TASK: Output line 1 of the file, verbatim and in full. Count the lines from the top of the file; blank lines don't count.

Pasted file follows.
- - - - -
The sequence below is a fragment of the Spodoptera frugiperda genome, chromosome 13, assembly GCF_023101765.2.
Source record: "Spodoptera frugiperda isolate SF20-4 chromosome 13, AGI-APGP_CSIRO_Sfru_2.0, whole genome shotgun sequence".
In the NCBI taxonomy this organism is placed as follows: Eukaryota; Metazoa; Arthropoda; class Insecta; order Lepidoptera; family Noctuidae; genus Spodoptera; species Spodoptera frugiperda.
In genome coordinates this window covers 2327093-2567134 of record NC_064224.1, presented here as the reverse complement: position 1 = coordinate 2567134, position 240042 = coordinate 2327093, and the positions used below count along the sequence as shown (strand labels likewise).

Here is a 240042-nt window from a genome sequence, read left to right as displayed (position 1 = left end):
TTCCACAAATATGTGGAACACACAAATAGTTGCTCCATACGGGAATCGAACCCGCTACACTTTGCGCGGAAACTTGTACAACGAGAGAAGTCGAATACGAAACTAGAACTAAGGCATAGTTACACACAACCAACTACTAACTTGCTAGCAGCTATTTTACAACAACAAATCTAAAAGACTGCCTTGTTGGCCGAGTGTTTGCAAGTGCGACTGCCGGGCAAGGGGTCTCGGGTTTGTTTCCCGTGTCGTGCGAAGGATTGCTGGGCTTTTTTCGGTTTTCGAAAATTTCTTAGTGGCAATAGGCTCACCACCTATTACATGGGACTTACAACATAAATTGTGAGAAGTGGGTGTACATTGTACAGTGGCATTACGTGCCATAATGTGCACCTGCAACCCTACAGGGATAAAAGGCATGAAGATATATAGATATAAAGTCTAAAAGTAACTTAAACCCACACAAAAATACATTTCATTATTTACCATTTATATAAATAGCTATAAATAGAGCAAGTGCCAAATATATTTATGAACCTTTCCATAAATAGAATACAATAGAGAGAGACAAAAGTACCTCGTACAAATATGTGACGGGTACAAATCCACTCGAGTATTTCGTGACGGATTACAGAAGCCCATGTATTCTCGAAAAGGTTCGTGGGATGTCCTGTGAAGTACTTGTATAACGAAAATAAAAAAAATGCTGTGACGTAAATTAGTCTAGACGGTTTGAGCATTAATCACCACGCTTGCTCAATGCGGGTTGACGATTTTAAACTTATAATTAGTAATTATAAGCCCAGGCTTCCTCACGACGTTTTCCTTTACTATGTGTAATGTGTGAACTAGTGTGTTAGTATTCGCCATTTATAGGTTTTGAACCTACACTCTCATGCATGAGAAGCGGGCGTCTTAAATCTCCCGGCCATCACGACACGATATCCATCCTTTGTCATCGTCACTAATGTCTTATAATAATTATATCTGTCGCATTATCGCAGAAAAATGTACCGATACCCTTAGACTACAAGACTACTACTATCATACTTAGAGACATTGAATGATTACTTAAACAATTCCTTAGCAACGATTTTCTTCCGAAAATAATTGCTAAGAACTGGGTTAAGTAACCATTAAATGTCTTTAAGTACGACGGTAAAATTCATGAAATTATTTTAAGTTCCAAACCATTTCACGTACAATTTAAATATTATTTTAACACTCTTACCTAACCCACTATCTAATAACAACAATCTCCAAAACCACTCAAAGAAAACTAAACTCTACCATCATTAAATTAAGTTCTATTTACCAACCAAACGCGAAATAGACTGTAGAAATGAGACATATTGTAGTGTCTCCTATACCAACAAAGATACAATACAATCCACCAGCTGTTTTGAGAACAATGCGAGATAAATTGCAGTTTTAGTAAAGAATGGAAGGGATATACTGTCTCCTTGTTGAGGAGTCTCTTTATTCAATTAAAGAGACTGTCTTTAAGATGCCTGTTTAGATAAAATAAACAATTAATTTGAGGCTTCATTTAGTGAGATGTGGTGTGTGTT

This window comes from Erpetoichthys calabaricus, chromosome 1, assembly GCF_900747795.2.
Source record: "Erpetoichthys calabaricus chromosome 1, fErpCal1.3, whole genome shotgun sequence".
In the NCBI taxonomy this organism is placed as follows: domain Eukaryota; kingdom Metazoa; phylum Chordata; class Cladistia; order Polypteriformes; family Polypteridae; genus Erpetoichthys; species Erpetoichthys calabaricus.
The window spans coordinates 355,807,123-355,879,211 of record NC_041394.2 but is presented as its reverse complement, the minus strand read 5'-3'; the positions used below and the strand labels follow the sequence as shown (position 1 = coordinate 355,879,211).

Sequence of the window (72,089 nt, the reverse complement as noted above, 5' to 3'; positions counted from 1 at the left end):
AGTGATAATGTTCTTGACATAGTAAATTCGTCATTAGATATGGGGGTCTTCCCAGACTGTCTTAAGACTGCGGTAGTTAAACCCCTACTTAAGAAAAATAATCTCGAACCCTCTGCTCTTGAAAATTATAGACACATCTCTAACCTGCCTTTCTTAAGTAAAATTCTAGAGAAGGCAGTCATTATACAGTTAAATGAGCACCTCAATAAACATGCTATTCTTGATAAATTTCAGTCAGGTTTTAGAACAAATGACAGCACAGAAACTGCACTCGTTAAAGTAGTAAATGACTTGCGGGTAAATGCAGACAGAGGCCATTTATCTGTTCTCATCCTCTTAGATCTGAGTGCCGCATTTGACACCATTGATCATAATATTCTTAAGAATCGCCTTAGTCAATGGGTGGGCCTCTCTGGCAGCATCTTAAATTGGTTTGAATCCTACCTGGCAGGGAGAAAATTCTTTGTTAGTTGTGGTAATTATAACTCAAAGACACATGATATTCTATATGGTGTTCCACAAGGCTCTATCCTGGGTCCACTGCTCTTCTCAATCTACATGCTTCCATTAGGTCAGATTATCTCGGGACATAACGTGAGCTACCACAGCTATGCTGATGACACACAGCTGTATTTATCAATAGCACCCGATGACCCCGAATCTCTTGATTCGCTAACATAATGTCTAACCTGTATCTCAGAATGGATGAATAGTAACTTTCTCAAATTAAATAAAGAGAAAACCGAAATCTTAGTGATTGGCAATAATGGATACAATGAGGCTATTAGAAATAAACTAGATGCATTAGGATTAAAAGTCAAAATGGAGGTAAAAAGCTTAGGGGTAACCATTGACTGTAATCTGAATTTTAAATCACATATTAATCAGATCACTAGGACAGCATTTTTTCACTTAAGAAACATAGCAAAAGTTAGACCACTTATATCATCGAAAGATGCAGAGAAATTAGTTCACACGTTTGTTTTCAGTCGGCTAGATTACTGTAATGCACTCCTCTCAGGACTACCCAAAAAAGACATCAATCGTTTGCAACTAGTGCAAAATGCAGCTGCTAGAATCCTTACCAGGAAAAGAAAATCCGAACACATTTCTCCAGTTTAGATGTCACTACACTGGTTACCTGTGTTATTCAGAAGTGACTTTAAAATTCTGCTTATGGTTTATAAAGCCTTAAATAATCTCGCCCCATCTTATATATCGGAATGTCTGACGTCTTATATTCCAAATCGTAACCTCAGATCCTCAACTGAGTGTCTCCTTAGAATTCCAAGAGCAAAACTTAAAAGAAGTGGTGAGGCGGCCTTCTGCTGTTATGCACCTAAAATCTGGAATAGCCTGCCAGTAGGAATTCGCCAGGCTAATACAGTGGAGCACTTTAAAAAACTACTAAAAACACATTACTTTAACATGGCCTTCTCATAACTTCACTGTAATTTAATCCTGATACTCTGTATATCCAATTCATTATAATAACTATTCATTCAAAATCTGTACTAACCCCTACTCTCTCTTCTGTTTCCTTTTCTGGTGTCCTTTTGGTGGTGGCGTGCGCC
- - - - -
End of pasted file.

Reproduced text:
The sequence below is a fragment of the Spodoptera frugiperda genome, chromosome 13, assembly GCF_023101765.2.